The blues is an American art form and the most important musical form in jazz. Although there are other formal paradigms of the blues, such as 8-bar or 16-bar, this course focuses on different incarnations of the 12-bar blues. There are considerable differences between Early Jazz blues, Swing blues, Bebop blues, Modal blues, and Post Bop blues. Each type has its unique harmonic syntax, melodic vocabulary and, associated with them, improvisational techniques. While other aspects of jazz performance practice have been constantly changing from one stylistic convention to another, the blues has never lost its identity and expressive power, and continues to exert a powerful influence on the harmonic and melodic syntax of jazz.
The University of Rochester is one of the nation's leading private universities. Located in Rochester, N.Y., the University provides exceptional opportunities for interdisciplinary study and close collaboration with faculty through its unique cluster-based curriculum. Its College, School of Arts and Sciences, and Hajim School of Engineering and Applied Sciences are complemented by its Eastman School of Music, Simon School of Business, Warner School of Education, Laboratory for Laser Energetics, School of Medicine and Dentistry, School of Nursing, Eastman Institute for Oral Health, and the Memorial Art Gallery.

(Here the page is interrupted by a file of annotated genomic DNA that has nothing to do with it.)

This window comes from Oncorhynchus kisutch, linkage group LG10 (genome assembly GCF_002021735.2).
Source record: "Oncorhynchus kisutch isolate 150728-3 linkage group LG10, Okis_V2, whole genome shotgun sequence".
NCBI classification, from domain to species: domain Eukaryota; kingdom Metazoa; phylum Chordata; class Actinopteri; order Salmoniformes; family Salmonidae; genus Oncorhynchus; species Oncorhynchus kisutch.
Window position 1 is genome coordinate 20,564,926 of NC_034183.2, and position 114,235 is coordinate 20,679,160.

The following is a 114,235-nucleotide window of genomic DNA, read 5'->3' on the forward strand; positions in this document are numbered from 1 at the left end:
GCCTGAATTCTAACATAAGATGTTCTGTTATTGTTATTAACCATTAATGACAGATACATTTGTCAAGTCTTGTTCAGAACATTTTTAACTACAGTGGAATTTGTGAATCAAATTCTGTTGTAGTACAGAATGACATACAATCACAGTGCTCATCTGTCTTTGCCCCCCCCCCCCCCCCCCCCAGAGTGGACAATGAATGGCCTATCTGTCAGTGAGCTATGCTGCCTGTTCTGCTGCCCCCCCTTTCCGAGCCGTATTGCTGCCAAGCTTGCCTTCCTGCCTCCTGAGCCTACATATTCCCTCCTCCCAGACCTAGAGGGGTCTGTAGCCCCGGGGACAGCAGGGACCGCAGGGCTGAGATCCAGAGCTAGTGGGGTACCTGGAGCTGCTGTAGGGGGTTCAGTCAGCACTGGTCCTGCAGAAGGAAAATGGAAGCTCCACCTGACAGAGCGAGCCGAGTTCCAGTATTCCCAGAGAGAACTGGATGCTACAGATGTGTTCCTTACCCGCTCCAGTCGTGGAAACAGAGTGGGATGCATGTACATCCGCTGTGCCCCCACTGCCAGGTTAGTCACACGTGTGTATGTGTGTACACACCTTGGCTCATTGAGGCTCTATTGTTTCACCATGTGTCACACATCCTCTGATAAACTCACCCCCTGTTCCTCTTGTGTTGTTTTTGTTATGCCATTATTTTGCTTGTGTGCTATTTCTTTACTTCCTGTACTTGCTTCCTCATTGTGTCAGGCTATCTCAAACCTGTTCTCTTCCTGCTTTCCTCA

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来自THE BLUES: UNDERSTANDING AND PERFORMING AN AMERICAN ART FORM的热门评论
Very good and enjoyable mix of practice and theory - from basics to more advanced with good explanations throughout. I just wish I was a better piano player to be able to take full advantage of it!
Such a great course! Even though I am a bass player this course has made me understand patterns and ways in which the Blues can be taken to. Thank you very much for such an amazing experience.
This course is really interesting. I would like to recommend this course to those who genuinely loves music. Thanks to the University of Rochester for launching this wonderful masterpiece.
Quite enlightening course to get me introduced to Blues forms. Even though I'm a guitarist, I find the topics very interesting and rich to use on improvisation and blues development.